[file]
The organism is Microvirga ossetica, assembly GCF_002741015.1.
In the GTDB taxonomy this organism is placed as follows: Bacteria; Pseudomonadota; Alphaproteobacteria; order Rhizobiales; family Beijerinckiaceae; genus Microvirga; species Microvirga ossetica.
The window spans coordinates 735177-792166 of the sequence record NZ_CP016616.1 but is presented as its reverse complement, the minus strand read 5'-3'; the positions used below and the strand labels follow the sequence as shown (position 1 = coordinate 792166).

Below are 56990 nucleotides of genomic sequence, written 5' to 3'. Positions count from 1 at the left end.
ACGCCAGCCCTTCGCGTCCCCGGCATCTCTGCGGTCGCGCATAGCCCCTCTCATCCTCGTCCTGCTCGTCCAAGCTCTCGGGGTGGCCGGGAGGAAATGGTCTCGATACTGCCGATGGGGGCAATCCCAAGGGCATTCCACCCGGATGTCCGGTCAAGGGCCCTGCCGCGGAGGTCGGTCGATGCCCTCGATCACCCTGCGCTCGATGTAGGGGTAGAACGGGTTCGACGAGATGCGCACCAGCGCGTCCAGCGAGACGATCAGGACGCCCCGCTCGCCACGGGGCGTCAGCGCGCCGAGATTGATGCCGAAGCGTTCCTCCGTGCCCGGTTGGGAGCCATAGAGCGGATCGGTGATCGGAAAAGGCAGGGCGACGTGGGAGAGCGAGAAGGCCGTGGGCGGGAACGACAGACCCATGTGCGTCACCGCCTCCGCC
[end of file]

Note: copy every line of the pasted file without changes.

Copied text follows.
The organism is Microvirga ossetica, assembly GCF_002741015.1.
In the GTDB taxonomy this organism is placed as follows: Bacteria; Pseudomonadota; Alphaproteobacteria; order Rhizobiales; family Beijerinckiaceae; genus Microvirga; species Microvirga ossetica.
The window spans coordinates 735177-792166 of the sequence record NZ_CP016616.1 but is presented as its reverse complement, the minus strand read 5'-3'; the positions used below and the strand labels follow the sequence as shown (position 1 = coordinate 792166).

Below are 56990 nucleotides of genomic sequence, written 5' to 3'. Positions count from 1 at the left end.
ACGCCAGCCCTTCGCGTCCCCGGCATCTCTGCGGTCGCGCATAGCCCCTCTCATCCTCGTCCTGCTCGTCCAAGCTCTCGGGGTGGCCGGGAGGAAATGGTCTCGATACTGCCGATGGGGGCAATCCCAAGGGCATTCCACCCGGATGTCCGGTCAAGGGCCCTGCCGCGGAGGTCGGTCGATGCCCTCGATCACCCTGCGCTCGATGTAGGGGTAGAACGGGTTCGACGAGATGCGCACCAGCGCGTCCAGCGAGACGATCAGGACGCCCCGCTCGCCACGGGGCGTCAGCGCGCCGAGATTGATGCCGAAGCGTTCCTCCGTGCCCGGTTGGGAGCCATAGAGCGGATCGGTGATCGGAAAAGGCAGGGCGACGTGGGAGAGCGAGAAGGCCGTGGGCGGGAACGACAGACCCATGTGCGTCACCGCCTCCGCC